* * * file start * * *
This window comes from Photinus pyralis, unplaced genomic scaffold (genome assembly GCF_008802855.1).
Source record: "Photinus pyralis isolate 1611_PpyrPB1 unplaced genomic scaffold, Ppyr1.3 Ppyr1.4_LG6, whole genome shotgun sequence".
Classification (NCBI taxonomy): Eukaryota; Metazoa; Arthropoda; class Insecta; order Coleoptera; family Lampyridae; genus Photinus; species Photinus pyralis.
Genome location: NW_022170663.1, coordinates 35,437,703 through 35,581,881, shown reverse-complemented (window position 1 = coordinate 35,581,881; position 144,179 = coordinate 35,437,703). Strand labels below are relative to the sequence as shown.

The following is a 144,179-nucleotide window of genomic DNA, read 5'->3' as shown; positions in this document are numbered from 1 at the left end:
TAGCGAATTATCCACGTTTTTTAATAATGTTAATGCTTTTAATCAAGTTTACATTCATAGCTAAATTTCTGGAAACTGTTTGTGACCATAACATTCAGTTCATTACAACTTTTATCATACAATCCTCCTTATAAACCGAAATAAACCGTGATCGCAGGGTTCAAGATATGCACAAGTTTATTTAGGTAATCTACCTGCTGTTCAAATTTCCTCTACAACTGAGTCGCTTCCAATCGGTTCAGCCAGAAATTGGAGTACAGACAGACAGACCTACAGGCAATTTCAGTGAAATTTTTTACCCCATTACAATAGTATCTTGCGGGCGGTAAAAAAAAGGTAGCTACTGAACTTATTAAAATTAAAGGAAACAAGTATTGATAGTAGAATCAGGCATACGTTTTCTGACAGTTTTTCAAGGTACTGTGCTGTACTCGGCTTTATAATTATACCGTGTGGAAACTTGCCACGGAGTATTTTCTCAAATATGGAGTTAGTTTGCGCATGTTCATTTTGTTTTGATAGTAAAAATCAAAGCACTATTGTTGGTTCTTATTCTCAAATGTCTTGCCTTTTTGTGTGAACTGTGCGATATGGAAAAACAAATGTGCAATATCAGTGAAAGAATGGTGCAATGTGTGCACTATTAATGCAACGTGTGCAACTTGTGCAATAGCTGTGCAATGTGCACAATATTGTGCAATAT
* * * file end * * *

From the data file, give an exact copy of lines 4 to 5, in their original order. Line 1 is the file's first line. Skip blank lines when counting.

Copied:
Genome location: NW_022170663.1, coordinates 35,437,703 through 35,581,881, shown reverse-complemented (window position 1 = coordinate 35,581,881; position 144,179 = coordinate 35,437,703). Strand labels below are relative to the sequence as shown.

The following is a 144,179-nucleotide window of genomic DNA, read 5'->3' as shown; positions in this document are numbered from 1 at the left end: